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NEWS: Nigerian groups seek implementation of UN right to water resolutions

The Lagos Daily Champion newspaper reports, “The UN Human Rights Council, in a landmark decision on Sept. 30, 2010, adopted a resolution which declared access to safe water and sanitation a human rights issue after series of debate. Observers, however, note that the UN General Assembly had on July 28, 2010, declared people’s access to clean drinking water and good sanitation a basic human right. By the declaration, the UN General Assembly concludes that safe water and good sanitation are essential to human existence.”

“Nigeria is reportedly one of the 122 countries that voted in favour of the resolution, after more than 15 years of contentious debate on the issue, while the U.S., Britain, Canada, Australia, Botswana and 36 other nations abstained from voting. In spite of Nigeria’s support for the declaration, Civil Societies Organisations (CSOs) promoting water and sanitation issues in Nigeria have been calling on the Federal Government to implement the UN resolution on water. Even though officials of some of the CSOs commend the Federal Government for signing the resolution, they, nonetheless, demand for the immediate implementation of the resolution in the country.”

SOCIETY FOR WATER AND PUBLIC PROTECTION: “Mr Hope Ogbeide, the Director of Society for Water and Public Protection, urges the Federal Government to commence the implementation of the resolution by making tangible efforts to provide potable water and good sanitation facilities for Nigerians. Ogbeide proposes a daily provision of 30 litres of water free of charge for every Nigerian. He says that if that benchmark is achieved and sustained, Nigeria can progressively move from the provision of 30 litres to 50 litres of water per person — the minimum standard recommended by the UN for affluent countries.”

SOCIETY FOR WATER AND SANITATION: “Mr Leo Atakpu, the National Coordinator of Society for Water and Sanitation (NEWSAN), urges the Federal Government to enforce the UN resolution in the country. He stresses that it will be a good starting point if Nigeria is able to provide 30 litres of water for a citizen each day since the dearth of water also affects sanitation. Atakpu notes that human rights activists across the world, including those in Nigeria, celebrated the passage of the resolution on the people’s right to safe water and good sanitation.”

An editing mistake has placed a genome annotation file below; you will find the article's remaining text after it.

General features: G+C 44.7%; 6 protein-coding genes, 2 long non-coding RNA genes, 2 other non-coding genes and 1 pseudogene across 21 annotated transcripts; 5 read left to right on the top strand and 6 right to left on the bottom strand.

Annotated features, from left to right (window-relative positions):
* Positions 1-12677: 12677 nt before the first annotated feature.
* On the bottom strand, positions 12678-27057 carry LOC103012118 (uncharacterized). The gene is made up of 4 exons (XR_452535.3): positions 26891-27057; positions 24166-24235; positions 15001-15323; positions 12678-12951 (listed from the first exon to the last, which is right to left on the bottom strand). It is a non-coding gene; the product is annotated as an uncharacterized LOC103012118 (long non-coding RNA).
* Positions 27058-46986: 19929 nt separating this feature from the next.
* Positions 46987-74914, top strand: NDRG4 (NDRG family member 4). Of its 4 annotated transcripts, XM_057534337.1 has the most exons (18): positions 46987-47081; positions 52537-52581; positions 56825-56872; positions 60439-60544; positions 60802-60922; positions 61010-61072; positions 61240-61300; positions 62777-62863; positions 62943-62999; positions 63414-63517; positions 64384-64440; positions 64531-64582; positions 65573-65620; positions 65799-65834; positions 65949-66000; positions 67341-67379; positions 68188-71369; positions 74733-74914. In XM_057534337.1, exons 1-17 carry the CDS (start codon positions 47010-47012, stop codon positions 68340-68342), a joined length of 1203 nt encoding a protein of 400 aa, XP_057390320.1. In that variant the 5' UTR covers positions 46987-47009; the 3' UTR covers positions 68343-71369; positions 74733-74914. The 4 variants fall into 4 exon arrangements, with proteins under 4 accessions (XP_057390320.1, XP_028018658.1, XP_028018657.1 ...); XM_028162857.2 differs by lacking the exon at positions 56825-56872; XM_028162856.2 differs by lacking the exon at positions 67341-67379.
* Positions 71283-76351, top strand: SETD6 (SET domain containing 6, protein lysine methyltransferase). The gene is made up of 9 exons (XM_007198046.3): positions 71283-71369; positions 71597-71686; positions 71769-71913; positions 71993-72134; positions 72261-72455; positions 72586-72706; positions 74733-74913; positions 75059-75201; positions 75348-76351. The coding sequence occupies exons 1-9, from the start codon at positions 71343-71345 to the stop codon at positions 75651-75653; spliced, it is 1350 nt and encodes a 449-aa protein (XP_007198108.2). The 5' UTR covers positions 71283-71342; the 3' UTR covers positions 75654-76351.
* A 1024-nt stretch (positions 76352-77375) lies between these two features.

WEST AFRICA REGIONAL LEARNING CENTRE ON SANITATION: “Mrs Ada Oko-Williams, WaterAid’s Head of West Africa Regional Learning Centre on Sanitation, also urges the Federal Government to promote and implement the UN resolution on people’s right to safe water. She urges the CSOs to create appreciable public awareness on the need to promote water as a social right which should be respected. ‘The Federal Government, in collaboration with state and local governments, should provide adequate water for the citizens. I think the provision of safe water and basic sanitation should come first. Later, we can work on how to improve the situation and meet the UN standard on the amount of drinking water that should be provided for each citizen daily,’ she adds.”

JUSTICE AND PEACE COMMISSION: “Rev. Fr. Rapheal Aborisade, the Coordinator of Justice and Peace Commission, urges the Federal Government to repair derelict water facilities across the country, as part as part of its efforts to implement the UN resolution. Aborisade argues that the large number of broken-down water facilities across the country has hindered effective water supply to the people. He says that the development has also been militating against the country’s desire to meet the MDGs targets on water and sanitation by 2015.”

The Daily Champion article is at http://www.champion.com.ng/displaycontent.asp?pid=8255.